In a world that demands faith in progress and growth, Limbo is a companion for the stuck, the isolated, delayed, stranded and those in the dark. Fusing memoir with a meditation on creative block and a cultural history of limbo, Dan Fox considers the role that fallow periods and states of inbetween play in art and life. Limbo is an essay about getting by when you can’t get along, employing a cast of artists, ghosts and sailors — including the author’s older brother who, in 1985, left England for good to sail the world — to reflect on the creative, emotional and political consequences of being stuck, and its opposites. From the Headington Shark to radical behavioural experiments, from life aboard a container ship to Sun Ra’s cosmology, Limbo argues that there can be no growth without stagnancy, no movement without inactivity, and no progress without refusal.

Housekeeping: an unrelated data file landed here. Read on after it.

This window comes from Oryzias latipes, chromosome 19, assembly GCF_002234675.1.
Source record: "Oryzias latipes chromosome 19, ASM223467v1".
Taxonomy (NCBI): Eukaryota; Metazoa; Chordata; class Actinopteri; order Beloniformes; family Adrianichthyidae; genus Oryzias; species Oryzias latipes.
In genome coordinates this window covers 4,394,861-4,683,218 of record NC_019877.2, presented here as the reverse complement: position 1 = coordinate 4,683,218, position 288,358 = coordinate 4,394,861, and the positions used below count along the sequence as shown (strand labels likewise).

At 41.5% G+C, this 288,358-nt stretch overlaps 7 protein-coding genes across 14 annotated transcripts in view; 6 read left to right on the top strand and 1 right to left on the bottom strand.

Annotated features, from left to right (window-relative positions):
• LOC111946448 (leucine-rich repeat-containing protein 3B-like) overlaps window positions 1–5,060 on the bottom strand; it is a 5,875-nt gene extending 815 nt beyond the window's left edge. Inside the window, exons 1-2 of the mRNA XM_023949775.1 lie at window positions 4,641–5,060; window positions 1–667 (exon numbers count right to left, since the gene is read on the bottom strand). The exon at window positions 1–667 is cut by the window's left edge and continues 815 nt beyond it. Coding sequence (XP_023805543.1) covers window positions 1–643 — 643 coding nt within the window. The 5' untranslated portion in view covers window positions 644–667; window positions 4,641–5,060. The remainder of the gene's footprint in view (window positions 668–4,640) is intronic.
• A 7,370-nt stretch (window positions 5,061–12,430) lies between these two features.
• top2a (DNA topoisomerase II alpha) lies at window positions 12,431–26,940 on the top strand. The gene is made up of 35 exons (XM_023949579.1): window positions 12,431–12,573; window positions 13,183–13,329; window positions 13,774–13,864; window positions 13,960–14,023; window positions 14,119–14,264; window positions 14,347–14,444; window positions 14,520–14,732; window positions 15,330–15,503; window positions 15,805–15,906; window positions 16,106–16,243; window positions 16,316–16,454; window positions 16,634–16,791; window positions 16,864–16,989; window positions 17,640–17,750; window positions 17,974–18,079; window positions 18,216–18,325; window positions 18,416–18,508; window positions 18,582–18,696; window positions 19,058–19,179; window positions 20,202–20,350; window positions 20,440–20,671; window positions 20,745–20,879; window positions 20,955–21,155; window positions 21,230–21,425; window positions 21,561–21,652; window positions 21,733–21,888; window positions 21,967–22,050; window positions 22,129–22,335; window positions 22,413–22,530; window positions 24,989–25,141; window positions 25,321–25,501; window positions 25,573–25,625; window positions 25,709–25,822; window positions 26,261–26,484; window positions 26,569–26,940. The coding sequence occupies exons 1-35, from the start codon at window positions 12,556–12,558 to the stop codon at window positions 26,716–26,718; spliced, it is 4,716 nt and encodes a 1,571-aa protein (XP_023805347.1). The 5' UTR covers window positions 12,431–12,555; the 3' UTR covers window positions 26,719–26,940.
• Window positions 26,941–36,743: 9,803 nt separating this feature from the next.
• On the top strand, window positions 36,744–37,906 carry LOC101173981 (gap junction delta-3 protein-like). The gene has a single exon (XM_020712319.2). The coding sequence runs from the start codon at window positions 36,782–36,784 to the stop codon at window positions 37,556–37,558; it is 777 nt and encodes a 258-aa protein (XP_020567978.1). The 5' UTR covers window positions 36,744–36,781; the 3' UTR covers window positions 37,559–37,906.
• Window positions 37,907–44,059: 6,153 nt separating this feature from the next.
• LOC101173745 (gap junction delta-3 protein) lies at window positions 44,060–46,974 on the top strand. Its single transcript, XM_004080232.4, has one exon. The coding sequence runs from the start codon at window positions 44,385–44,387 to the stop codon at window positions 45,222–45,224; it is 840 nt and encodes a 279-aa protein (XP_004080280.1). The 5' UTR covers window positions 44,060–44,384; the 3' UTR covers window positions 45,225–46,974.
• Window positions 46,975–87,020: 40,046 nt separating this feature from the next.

‘Reading Fox is like watching a gymnast perform a floor routine. He vaults and tumbles ideas and arguments, seamlessly incorporating criticism, pop culture, and stories from his own life, and sticks every landing.’ — Los Angeles Review of Books